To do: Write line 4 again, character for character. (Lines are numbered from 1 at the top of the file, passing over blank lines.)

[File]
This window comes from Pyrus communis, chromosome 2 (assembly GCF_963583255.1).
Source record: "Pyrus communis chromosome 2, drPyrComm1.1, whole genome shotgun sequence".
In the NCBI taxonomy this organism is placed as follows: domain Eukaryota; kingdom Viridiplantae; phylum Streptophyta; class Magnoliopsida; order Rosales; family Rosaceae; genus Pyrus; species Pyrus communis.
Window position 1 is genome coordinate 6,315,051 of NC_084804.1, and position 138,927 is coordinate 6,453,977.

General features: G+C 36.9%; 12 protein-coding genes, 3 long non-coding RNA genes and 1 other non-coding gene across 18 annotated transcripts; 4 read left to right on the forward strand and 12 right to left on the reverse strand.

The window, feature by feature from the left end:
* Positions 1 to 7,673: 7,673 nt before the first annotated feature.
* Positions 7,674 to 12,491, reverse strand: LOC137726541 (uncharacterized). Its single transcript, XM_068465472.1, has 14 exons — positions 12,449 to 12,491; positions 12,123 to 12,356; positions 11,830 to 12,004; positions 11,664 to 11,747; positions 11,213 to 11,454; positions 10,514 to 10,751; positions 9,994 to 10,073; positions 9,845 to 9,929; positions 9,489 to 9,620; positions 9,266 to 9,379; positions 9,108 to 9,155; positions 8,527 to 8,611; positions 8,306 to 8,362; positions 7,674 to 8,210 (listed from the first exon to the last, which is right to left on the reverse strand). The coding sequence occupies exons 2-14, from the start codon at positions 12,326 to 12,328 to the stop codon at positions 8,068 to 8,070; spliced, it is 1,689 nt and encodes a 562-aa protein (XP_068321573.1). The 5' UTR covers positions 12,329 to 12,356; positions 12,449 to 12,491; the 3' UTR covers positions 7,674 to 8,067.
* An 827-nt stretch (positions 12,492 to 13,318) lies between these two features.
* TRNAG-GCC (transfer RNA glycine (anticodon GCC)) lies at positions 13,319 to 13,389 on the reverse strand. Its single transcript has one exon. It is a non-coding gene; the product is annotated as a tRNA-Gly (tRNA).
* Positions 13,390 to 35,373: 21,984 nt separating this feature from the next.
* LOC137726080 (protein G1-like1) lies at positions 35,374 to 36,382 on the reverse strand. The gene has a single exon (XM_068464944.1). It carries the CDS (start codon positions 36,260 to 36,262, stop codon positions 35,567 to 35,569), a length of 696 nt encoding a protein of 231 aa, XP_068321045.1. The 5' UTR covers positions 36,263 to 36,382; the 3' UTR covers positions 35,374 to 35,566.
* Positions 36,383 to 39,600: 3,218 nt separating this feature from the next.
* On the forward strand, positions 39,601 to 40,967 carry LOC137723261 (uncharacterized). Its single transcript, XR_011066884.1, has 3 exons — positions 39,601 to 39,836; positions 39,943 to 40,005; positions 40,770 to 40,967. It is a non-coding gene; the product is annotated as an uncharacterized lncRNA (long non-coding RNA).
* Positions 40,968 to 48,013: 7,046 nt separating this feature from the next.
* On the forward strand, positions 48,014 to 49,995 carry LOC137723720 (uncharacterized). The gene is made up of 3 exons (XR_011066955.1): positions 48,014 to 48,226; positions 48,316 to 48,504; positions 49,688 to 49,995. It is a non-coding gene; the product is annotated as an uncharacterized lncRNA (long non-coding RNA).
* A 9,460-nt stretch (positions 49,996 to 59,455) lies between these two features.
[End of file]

Window position 1 is genome coordinate 6,315,051 of NC_084804.1, and position 138,927 is coordinate 6,453,977.